Recombinant DNA technology

Recombinant DNA technology - C H A P T E R 6...

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C H A P T E R 6 RECOMBINANT-DNA METHODOLOGY Restriction Analysis Gels and Electrophoresis Blotting Restriction Fragment-Length Polymorphism Cloning Sequencing Mutagenesis Polymerase Chain Reaction Much of what we know about the regulation of information flow (gene expression) has been made possible by the ability to manipulate the struc- tures of DNA, RNA, and proteins and see how this affects their function. The ability to manipulate DNA (recombinant-DNA methods) has gener- ated a new language filled with strange-sounding acronyms that are easy to understand if you know what they mean but impossible to understand if you don’t. Understand? RESTRICTION ANALYSIS Restriction enzymes are sequence-specific endonucleases that cut double-stranded DNA at specific sites. 61
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Most useful restriction enzymes cut DNA at specific recognition sites, usually four to six nucleotides in length. There can be multiple restriction sites for a single endonuclease within a given piece of DNA, there can be only one (a unique restriction site), or there can be none. It all depends on the sequence of the specific piece of DNA in question. Cutting with restriction endonucleases is very useful for moving spe- cific pieces of DNA around from place to place. It’s also a useful way to name pieces of DNA. For example, a piece of DNA that is cut from a bigger piece of DNA is often named by size and given a surname that corresponds to the two restriction enzymes that did the cutting—the 0.3-kb EcoRI-BamHI fragment. Restriction enzymes themselves are named for the bacterial strains from which they were initially isolated. A restriction map shows the location of restriction sites in a given DNA sequence. When digested with two (or more) restriction enzymes at the same time, most large pieces of DNA give a specific pattern of different-sized DNA fragments depending on the distance separating the different cleav- age sites. These different fragments can then be separated by size on an agarose gel. By working backward (biochemists are good at this) from the sizes of the different DNA fragments, it is possible to construct a map that locates the different restriction sites along a given piece of DNA. For example, if we cut the 3.6-kb piece of DNA in Fig. 6-1 with SmaI, we would see two bands on the agarose gel—1.9 and 1.7 kb. This would tell us that the SmaI site is very near the middle of the fragment. We could start constructing our map by putting the 1.7-kb fragment on the left side or the right side—it doesn’t matter, and we can’t know which is right (or left). In Fig. 6-1, the DNA is arbitrarily put down with the smaller frag- ment on the right. If we cut with BamHI, we get fragments that are 0.9 and 2.7 kb. Again we wouldn’t know whether to put the BamHI site on the right or left of the map, but here it does matter because we already have the SmaI site on the map. The way to decide where to put the BamHI site is to cut with both BamHI and SmaI. Let’s say that you get fragments of 0.9, 1.0, and 1.7 kb. Notice that the 1.7-kb fragment is the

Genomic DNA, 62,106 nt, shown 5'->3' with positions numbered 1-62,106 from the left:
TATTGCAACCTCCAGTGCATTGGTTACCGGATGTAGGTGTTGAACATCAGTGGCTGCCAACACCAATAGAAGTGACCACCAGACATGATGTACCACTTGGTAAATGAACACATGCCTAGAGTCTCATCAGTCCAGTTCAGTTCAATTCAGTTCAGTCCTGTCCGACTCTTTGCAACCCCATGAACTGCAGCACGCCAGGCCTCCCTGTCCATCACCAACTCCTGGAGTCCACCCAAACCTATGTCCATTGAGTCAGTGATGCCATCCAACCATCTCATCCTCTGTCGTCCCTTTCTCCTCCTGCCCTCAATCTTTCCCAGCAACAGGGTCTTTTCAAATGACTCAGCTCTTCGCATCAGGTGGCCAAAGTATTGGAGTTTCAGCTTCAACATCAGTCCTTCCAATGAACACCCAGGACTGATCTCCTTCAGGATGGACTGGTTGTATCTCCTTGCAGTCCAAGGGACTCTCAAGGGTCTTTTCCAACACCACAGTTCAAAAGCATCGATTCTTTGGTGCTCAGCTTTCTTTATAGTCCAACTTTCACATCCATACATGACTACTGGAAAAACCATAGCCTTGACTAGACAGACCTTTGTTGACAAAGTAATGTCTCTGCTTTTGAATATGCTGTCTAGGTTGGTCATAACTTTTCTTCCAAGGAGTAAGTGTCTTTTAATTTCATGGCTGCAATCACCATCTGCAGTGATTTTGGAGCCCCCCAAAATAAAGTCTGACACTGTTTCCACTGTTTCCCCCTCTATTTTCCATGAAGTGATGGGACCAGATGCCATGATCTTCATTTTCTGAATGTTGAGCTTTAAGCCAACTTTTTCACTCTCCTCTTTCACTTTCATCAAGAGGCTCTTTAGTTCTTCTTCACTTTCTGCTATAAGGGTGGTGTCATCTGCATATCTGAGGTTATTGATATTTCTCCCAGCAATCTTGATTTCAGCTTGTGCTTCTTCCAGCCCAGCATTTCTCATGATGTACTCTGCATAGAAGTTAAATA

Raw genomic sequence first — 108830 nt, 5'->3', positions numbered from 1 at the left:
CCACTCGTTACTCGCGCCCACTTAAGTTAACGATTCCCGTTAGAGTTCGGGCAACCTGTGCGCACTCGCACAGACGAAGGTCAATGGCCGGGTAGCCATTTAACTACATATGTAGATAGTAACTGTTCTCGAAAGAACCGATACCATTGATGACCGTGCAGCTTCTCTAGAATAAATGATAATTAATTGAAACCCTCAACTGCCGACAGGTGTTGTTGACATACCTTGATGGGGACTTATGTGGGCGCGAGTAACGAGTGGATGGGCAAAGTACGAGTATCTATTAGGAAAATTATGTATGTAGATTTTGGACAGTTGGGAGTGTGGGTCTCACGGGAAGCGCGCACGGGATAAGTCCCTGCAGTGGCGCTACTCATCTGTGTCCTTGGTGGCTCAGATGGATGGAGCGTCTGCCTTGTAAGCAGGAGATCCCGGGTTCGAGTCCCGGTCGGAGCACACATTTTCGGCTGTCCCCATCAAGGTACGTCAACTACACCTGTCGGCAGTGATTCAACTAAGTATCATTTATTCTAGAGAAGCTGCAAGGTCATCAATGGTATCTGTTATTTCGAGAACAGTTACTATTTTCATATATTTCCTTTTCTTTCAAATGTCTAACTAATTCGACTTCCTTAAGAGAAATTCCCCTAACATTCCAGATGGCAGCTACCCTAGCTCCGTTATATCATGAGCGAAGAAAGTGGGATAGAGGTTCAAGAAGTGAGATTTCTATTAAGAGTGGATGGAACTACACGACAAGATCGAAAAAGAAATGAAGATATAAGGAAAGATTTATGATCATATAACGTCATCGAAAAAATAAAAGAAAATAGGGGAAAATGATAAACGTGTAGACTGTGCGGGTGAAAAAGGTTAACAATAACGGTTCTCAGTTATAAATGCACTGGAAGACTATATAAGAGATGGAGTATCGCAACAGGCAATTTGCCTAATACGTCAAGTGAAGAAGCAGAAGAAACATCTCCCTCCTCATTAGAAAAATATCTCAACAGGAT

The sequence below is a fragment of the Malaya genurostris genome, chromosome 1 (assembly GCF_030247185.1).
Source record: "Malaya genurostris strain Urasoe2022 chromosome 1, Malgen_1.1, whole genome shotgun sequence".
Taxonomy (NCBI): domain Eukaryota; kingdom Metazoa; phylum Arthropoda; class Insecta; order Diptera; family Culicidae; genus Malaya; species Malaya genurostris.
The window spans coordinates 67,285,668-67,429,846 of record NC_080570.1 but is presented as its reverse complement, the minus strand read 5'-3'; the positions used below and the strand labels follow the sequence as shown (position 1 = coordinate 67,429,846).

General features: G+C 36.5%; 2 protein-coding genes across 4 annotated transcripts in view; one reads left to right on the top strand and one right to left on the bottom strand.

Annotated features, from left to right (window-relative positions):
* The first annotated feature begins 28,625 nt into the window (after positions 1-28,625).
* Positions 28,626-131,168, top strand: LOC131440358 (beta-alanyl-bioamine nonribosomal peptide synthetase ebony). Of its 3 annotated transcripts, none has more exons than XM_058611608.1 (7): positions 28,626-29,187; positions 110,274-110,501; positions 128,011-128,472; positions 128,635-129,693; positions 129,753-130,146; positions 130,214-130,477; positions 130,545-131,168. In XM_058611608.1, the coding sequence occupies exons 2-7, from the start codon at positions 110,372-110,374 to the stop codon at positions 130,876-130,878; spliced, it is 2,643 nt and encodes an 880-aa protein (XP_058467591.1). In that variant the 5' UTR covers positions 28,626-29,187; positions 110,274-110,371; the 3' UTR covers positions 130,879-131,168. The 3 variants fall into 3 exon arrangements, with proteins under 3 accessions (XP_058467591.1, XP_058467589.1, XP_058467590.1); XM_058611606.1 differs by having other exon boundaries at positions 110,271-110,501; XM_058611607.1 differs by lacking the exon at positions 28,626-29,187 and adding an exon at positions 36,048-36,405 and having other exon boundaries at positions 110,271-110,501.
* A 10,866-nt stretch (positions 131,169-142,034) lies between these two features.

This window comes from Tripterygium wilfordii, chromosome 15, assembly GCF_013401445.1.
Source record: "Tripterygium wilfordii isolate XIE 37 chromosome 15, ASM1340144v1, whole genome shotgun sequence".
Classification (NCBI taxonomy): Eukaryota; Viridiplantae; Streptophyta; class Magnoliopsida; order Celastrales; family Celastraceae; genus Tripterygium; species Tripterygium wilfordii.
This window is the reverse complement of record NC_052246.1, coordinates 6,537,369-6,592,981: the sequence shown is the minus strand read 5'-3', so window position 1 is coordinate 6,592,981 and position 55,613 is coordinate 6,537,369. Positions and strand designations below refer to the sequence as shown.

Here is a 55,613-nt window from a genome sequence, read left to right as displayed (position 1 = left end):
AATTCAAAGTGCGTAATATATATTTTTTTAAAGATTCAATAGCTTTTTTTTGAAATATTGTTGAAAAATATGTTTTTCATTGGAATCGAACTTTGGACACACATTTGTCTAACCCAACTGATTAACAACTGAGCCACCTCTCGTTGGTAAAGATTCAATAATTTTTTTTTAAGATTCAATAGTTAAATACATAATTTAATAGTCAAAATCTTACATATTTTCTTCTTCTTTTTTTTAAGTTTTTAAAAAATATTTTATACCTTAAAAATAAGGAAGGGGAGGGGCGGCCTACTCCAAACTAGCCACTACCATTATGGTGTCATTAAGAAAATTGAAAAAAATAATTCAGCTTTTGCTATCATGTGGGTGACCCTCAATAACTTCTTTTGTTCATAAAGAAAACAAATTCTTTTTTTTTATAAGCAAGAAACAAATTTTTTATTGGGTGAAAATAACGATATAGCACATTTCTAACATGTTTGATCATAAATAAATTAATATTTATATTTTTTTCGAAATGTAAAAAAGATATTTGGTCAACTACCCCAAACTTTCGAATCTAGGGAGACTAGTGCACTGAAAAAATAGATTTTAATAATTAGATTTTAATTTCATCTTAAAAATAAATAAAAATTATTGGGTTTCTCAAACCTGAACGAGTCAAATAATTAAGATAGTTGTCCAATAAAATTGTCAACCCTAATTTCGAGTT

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This note was uploaded on 04/09/2008 for the course BIO SCI 98 taught by Professor Goulding during the Spring '08 term at UC Irvine.

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Recombinant DNA technology - C H A P T E R 6...

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